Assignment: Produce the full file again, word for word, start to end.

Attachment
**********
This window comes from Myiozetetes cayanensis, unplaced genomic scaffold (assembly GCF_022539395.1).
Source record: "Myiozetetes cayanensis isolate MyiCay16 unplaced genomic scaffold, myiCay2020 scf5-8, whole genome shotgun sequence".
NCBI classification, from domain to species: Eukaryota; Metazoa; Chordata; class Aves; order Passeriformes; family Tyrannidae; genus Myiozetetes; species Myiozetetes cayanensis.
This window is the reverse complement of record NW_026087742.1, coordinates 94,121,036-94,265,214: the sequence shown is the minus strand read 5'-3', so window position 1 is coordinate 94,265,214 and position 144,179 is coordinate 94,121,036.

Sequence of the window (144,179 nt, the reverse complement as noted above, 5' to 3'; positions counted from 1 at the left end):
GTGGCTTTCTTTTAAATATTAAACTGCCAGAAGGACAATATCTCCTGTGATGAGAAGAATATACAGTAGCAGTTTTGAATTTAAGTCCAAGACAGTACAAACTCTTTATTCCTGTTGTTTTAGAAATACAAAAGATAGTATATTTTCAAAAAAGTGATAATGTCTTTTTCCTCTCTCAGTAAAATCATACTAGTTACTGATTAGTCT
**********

This window comes from Myiozetetes cayanensis, unplaced genomic scaffold (assembly GCF_022539395.1).
Source record: "Myiozetetes cayanensis isolate MyiCay16 unplaced genomic scaffold, myiCay2020 scf5-8, whole genome shotgun sequence".
NCBI classification, from domain to species: Eukaryota; Metazoa; Chordata; class Aves; order Passeriformes; family Tyrannidae; genus Myiozetetes; species Myiozetetes cayanensis.
This window is the reverse complement of record NW_026087742.1, coordinates 94,121,036-94,265,214: the sequence shown is the minus strand read 5'-3', so window position 1 is coordinate 94,265,214 and position 144,179 is coordinate 94,121,036.

Sequence of the window (144,179 nt, the reverse complement as noted above, 5' to 3'; positions counted from 1 at the left end):
GTGGCTTTCTTTTAAATATTAAACTGCCAGAAGGACAATATCTCCTGTGATGAGAAGAATATACAGTAGCAGTTTTGAATTTAAGTCCAAGACAGTACAAACTCTTTATTCCTGTTGTTTTAGAAATACAAAAGATAGTATATTTTCAAAAAAGTGATAATGTCTTTTTCCTCTCTCAGTAAAATCATACTAGTTACTGATTAGTCT